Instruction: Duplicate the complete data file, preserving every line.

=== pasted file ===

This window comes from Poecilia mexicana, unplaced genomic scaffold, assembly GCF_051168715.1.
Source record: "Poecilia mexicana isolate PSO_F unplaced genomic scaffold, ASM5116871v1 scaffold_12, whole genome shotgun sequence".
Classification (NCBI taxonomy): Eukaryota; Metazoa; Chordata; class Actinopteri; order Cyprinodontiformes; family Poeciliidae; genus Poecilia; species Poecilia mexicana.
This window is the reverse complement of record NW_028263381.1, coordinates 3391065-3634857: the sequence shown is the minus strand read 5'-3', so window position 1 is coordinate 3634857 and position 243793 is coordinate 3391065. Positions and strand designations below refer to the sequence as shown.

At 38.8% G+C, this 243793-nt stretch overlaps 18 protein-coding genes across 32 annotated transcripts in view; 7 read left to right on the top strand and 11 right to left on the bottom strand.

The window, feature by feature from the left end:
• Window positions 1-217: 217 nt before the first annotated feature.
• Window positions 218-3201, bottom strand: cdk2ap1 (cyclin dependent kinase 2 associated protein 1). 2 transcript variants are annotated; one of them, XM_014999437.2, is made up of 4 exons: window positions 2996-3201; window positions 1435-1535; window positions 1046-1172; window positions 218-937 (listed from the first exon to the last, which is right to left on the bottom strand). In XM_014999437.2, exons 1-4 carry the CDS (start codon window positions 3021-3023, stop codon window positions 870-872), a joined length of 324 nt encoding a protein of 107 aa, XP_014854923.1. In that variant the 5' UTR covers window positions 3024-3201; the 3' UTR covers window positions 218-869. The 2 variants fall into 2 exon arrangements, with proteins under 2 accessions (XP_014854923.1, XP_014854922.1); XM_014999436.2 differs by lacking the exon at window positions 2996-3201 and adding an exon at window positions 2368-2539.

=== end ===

This window comes from Poecilia mexicana, unplaced genomic scaffold, assembly GCF_051168715.1.
Source record: "Poecilia mexicana isolate PSO_F unplaced genomic scaffold, ASM5116871v1 scaffold_12, whole genome shotgun sequence".
Classification (NCBI taxonomy): Eukaryota; Metazoa; Chordata; class Actinopteri; order Cyprinodontiformes; family Poeciliidae; genus Poecilia; species Poecilia mexicana.
This window is the reverse complement of record NW_028263381.1, coordinates 3391065-3634857: the sequence shown is the minus strand read 5'-3', so window position 1 is coordinate 3634857 and position 243793 is coordinate 3391065. Positions and strand designations below refer to the sequence as shown.

At 38.8% G+C, this 243793-nt stretch overlaps 18 protein-coding genes across 32 annotated transcripts in view; 7 read left to right on the top strand and 11 right to left on the bottom strand.

The window, feature by feature from the left end:
• Window positions 1-217: 217 nt before the first annotated feature.
• Window positions 218-3201, bottom strand: cdk2ap1 (cyclin dependent kinase 2 associated protein 1). 2 transcript variants are annotated; one of them, XM_014999437.2, is made up of 4 exons: window positions 2996-3201; window positions 1435-1535; window positions 1046-1172; window positions 218-937 (listed from the first exon to the last, which is right to left on the bottom strand). In XM_014999437.2, exons 1-4 carry the CDS (start codon window positions 3021-3023, stop codon window positions 870-872), a joined length of 324 nt encoding a protein of 107 aa, XP_014854923.1. In that variant the 5' UTR covers window positions 3024-3201; the 3' UTR covers window positions 218-869. The 2 variants fall into 2 exon arrangements, with proteins under 2 accessions (XP_014854923.1, XP_014854922.1); XM_014999436.2 differs by lacking the exon at window positions 2996-3201 and adding an exon at window positions 2368-2539.